Here at Mogul, we’re really sick of IE6 and we’re phasing out support for it.
By this, we don’t mean that the sites we create won’t work in IE6, or will appear broken, or that we won’t test them in IE6. This would be irresponsible. Websites should be accessible and useful for everyone, regardless of the platform they’re using. But, with our clients’ permission, we are going to start warning visitors that our sites might not work to their full potential for IE6 users, and suggest that they upgrade to a new browser.
If you have no idea what I’m talking about, read on…
Microsoft released the Internet Explorer 6 web browser in August 2001 (to put this into perspective, 2001 was George W. Bush’s first year in office, September 11 hadn’t happened yet, and Enron was a successful company employing 22,000 people).
Since its release, IE6 has received constant criticism from the web community. The most serious problems in IE6 have been its security vulnerabilities. To illustrate the severity of the risks, the German government recently issued a warning to all its citizens to switch from Internet Explorer to a more modern, secure browser.
Apart from its security issues, IE6 is simply a bad browser for viewing websites and navigating the web. It has accessibility problems for the disabled, rendering issues so page layouts can appear distorted, no anti-aliasing (so text looks pixellated and ugly), speed issues, and no native support for transparent PNG images.
Due to these limitations of IE6 and its security issues, Google has announced it is no longer supporting IE6 in Google Docs and Google Sites and it has been phasing out IE6 support for YouTube since last year.
Microsoft will officially support IE6 for years to come, but it has been urging IE6 users to upgrade to newer versions for more than 2 years now.
So using IE6 is not a good idea for you. It’s also a real pain for us, the web developers. It does not adhere to modern web standards, which are an agreed-upon set of rules that govern how Web pages should be rendered by browsers. It has strange, idiosyncratic bugs that can make it difficult, time-consuming to make websites that look good in IE6. This makes the process more expensive than it needs to be!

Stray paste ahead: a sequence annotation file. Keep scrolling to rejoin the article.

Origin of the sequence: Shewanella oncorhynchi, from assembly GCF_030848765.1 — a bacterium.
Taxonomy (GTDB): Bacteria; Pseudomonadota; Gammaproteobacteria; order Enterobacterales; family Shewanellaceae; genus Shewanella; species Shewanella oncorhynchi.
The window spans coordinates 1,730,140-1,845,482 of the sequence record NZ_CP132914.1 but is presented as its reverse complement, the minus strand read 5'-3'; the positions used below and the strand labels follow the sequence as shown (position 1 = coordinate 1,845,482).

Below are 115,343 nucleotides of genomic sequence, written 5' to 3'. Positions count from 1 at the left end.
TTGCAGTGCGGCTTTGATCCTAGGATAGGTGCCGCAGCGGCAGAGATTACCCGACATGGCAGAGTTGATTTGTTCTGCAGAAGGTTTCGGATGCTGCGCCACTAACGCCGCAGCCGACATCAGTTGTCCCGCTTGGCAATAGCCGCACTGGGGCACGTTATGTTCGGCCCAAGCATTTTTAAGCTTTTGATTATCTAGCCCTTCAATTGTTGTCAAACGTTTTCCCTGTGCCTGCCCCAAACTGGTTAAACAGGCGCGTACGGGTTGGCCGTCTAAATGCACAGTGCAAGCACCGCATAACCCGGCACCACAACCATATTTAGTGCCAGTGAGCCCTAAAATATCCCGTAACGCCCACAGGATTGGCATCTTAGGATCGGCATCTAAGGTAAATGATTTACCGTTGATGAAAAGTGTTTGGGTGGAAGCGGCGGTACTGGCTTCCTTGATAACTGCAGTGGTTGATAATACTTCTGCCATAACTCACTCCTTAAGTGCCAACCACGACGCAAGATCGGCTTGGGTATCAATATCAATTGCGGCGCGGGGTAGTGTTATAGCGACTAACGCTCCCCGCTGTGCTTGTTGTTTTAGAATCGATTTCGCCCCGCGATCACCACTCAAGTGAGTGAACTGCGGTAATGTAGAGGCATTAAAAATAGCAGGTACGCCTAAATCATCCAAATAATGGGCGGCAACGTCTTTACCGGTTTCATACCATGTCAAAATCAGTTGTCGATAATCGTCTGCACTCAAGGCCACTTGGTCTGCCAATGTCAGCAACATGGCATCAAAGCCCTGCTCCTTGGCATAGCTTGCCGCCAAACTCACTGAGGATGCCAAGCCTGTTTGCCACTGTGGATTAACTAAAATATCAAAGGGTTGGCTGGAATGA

How many people use IE6?
IE6’s market share has been falling steadily in the last 2 years. According to NetMarketShare, IE6 use has dropped from 46% in February 2008 to just 20% in January 2010.
|Browser Version||Total Market Share|
|Microsoft Internet Explorer 8.0||22.37%|
|Microsoft Internet Explorer 6.0||20.00%|
|Microsoft Internet Explorer 7.0||14.53%|
|Microsoft Internet Explorer 8.0 – Compatibility Mode||2.80%|
So why do so many people still use a browser that’s so old?
Many people don’t replace their computers until they stop working, and many companies force their employees to use IE6 because they run antiquated intranets or web applications that only work on IE6.
If I want to get a website built, what will it look like in IE6?
It will probably look OK, if the web developer knows what they’re doing. Expert web developers know how to create sites that take advantage of new techniques to produce special whizbang effects in modern browsers, but degrade gracefully so users with IE6 and older browsers still see an acceptable, albeit limited, alternative. For example, transparent backgrounds might be replaced by solid blocks of colour.
What alternatives are there to IE6?
The obvious answer is to upgrade to the latest version, Internet Explorer 8. There are also Firefox, Chrome, Safari, Opera, and many others. These are all free and provide a far more secure and enjoyable web browsing experience.
How do I change to a newer browser?
Simply visit the websites of the newer browsers and download the latest versions.
Will it cost me anything to change to a newer browser?
Nothing. Web browsers are completely free.
I work for a company that won’t let me upgrade my browser. What should I do?
Tell your boss that you’re deeply unhappy with this state of affairs. If s/he takes no notice, talk to your company’s IT guys – they are probably desperately embarrassed to be doing IT for a company that uses such antiquated software, and will probably help you to start a petition in your workplace to upgrade to a more modern browser.